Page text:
Grand Junction is regional hot spot in firefighting efforts

GRAND JUNCTION – West of the Rockies, on the arid Colorado Plateau, Grand Junction already is wildfire-response central. Two heavy air tankers and another plane have been placed at the base of the Bookcliffs in anticipation of a long, hot summer.

Those forces could well be supplemented in short order.

Given the dry conditions across the West, with little or no moisture in the forecast, Bill Hahnenberg, fire-management officer for the Upper Colorado River Interagency Fire Management Unit, said he could well be ordering reinforcements.

That could come as early as the middle of June, Hahnenberg said.

The significance of asking that additional firefighting weapons be positioned at the Grand Junction Air Center is underscored by the recent experience of battling the Sunrise Mine Fire, which is burning in the narrow canyons of the west end of Montrose County.

More than 500 firefighters were mustered from across the western United States in a matter of hours last week to prevent the fire from exploding out of Sinbad Valley into a 40,000-acre conflagration threatening the resort town of Gateway.

Winds of more than 70 mph in late May stirred fears that could happen, Hahnenberg said.

In any case, the blaze was a threat to several ranches in the area, as well as valuable timber in the nearby Manti-La Sal National Forest, he said.

While the fire potential for most of the Rocky Mountain region is expected to be normal, the outlook anticipates an above-average potential for significant fires to break out.

The potential of the threat is borne out by the number of red-flag warnings – 18 so far this year – issued by the Grand Junction office of the National Weather Service.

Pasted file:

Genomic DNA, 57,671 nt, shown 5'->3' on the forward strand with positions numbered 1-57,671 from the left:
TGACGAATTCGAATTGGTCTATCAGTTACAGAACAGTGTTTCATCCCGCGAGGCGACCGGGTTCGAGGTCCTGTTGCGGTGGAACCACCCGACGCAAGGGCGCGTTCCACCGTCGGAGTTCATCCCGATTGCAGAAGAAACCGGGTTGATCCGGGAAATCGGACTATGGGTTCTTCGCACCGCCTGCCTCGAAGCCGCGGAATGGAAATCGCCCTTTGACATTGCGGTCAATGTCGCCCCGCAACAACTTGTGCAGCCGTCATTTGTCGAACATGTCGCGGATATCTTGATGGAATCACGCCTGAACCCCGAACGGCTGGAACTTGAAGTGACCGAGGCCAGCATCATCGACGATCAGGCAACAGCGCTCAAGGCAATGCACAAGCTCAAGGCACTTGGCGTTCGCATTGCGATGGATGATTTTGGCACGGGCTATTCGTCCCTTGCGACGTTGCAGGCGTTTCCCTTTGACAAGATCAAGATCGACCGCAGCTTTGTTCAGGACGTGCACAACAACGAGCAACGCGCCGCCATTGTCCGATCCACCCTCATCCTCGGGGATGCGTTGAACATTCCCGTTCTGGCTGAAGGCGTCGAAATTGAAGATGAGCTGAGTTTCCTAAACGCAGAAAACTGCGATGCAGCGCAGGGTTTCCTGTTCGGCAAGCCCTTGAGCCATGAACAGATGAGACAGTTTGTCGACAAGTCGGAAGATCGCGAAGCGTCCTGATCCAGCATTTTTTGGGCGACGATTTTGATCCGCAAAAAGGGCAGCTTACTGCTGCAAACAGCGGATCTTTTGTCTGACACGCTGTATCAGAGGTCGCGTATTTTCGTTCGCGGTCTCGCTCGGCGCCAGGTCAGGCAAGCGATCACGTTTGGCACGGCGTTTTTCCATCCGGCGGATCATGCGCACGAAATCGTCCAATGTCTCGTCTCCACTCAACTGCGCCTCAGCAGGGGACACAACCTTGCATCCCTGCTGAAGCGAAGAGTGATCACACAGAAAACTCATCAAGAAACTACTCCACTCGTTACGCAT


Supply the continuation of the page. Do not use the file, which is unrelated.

Short of placing firefighters, trucks and tankers in the way of where fire managers fear they are believed likely to spark up, the most potent weapon available is the federal government’s resource ordering status system.

ROSS, as it’s known, is a just-in-time inventory system for firefighters. If Hahnenberg needs boots and shovels on the ground, as he did with the Sunrise Mine Fire, he punches in an order to ROSS and he can have a hotshot crew in his building in 10 hours.

Air support can be called out as quickly as Lily Konantz, a dispatcher in the air center, can find it. Konantz can identify firefighting aircraft with a glance at a console to her right. She also can hear real-time radio conversations among firefighters on the ground and direct air support appropriately.

“I can look all over the U.S.” to see what kinds of aircraft, from helicopters to single-seat attack planes and other aircraft, are available, Konantz said.

The ROSS ordering system is “an amazingly seamless proposition,” Hahnenberg said.

That’s what happened with Mark Urban and the rest of his crew of smokejumpers out of Boise, Idaho, which was stationed at the fire center on Thursday, awaiting the call.

The 12-member crew doesn’t leave the center. Meals are cooked on site as protective gear hangs on racks or is stowed aboard a plane, ready to be put to use when calls come in.

The crew left Boise on May 19 and drove 10 hours to Grand Junction to deal with a different fire than the Sunrise Mine blaze, but it is now one of the prepositioned assets that Hahnenberg can assign as needed.

Grand Junction, he said, “is definitely one of the more rugged places we go.”

Should the call go out, Urban said, “We’re poised and ready.”